Email vs. Direct mail; Interrupt vs. Permission
In the last post, worchyld asked if sending mail to prospects without permission should be considered spam, not to mention whether visiting them is also an intrusion.
It is somewhat strange that for well over 75 years, the direct marketing world has had success sending unsolicited mail (junk mail) to consumers — and receiving responses. While laws are in place about SPAM and telemarketing calls (to residences), no laws are in place forbidding us from sending mail to a list.
Having said that, it is essential that your direct mail piece works. In the case of selling professional services, this means NOT making a pitch about who you are and what you do.
Instead, it means providing offers for free, valuable information and education to your audience. For instance, one of my clients is investing in direct mail to their target market, offering a specialized, informative white paper about the challenges the industry faces and how to address them (partly by implementing his type of solution). Then he follows up to get advice about that paper — improving it, helping recipients understand where they stand.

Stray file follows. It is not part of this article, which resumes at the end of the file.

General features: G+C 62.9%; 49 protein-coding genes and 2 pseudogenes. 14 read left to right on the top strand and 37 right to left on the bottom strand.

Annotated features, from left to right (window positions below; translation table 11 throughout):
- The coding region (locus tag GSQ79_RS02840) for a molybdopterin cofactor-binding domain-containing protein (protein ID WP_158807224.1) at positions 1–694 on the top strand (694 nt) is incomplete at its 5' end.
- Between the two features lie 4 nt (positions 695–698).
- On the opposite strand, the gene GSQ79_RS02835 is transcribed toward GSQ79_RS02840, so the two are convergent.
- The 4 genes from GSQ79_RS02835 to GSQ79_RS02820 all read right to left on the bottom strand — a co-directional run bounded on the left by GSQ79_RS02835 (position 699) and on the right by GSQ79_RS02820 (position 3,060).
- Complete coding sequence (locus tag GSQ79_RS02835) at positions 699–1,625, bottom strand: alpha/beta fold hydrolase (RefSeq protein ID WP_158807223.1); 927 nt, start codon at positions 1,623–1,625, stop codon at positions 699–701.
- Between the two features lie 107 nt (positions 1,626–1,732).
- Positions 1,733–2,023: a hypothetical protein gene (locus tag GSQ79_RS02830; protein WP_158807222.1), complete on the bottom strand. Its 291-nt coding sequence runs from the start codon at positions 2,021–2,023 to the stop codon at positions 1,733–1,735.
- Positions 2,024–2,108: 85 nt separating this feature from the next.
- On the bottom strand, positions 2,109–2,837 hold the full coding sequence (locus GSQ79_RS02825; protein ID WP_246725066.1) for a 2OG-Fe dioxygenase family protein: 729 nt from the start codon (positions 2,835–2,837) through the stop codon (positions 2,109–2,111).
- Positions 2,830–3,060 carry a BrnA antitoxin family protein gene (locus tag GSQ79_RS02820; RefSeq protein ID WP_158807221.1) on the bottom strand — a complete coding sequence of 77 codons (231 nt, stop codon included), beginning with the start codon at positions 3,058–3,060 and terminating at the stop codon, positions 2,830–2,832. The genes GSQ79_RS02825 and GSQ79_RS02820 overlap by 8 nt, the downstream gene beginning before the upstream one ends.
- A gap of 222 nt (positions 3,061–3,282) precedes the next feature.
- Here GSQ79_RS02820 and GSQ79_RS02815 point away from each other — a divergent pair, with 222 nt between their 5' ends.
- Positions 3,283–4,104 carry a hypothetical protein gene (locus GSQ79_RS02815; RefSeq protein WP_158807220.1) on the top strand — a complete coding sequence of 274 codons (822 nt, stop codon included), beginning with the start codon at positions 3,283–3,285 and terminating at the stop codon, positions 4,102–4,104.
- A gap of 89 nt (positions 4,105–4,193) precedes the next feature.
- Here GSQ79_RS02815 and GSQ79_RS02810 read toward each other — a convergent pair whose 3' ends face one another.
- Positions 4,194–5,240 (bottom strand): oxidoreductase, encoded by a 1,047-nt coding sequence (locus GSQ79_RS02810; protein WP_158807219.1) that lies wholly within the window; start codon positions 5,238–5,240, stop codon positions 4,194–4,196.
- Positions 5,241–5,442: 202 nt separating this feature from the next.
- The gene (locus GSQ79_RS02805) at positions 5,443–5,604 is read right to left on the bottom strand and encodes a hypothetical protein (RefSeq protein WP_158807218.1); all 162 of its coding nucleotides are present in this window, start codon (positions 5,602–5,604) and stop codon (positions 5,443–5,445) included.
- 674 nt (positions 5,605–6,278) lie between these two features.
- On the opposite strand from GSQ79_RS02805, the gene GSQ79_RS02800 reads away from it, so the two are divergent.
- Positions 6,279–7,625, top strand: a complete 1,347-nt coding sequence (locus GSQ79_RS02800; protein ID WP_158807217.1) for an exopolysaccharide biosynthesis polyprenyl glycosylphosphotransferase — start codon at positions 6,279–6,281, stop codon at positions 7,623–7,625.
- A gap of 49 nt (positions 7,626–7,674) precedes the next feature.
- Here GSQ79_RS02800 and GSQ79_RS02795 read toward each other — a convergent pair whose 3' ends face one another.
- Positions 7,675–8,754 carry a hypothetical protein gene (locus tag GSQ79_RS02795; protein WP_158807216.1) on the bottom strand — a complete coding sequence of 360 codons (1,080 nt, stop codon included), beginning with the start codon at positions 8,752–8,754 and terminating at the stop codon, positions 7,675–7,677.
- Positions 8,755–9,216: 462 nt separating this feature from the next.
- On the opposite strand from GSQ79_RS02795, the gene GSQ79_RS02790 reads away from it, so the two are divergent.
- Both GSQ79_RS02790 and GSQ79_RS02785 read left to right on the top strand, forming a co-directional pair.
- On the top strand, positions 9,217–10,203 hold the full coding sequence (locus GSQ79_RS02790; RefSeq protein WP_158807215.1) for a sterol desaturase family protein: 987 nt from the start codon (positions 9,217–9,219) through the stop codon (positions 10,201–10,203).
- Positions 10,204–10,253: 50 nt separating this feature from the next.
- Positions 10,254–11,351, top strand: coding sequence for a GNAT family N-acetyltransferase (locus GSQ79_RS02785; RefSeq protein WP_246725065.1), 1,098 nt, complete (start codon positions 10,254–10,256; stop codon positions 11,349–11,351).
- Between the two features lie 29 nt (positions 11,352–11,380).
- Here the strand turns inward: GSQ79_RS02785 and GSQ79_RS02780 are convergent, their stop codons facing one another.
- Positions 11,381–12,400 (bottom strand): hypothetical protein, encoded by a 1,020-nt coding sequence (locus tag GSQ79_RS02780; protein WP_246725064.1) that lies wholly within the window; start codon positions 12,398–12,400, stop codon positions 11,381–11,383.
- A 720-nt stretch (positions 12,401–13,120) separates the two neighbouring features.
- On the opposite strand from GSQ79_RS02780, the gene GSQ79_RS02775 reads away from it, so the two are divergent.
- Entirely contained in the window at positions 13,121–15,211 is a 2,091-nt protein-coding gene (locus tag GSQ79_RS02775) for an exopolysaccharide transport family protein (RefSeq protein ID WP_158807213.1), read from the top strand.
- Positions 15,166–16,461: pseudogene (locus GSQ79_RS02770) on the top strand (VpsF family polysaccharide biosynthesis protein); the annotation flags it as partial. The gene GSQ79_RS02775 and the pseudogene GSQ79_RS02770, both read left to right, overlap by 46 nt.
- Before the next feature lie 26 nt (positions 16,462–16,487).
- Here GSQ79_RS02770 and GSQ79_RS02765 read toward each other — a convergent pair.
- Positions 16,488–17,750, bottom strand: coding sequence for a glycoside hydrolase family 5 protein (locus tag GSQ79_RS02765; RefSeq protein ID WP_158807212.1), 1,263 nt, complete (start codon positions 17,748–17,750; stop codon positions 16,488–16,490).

Similarly, another client is sending out a series of 4-5 educational letters to his target market (while also following up with in person visits and calls). Each letter informs the market about one key issue, and how to address it. For instance, one letter introduces the recipient to new ways to make project tracking easier for them. Another talks about how technology can help grow their specific business, in the language that people in that industry use. Another describes 5 fatal flaws that people in the industry are making with their technology. Etc.
In both cases, direct mail is not enough. It is also important to follow up, build rapport, and generally stay on the top of the prospect’s mind.
Again, many of you will hate this approach, and that’s fine. It’s not for everyone. It does use interrupt tactics — although by educating prospects and gradually demonstrating value and building credibility/trust. Then, over time, prospects will be more likely to give permission and be receptive to receiving more information and education.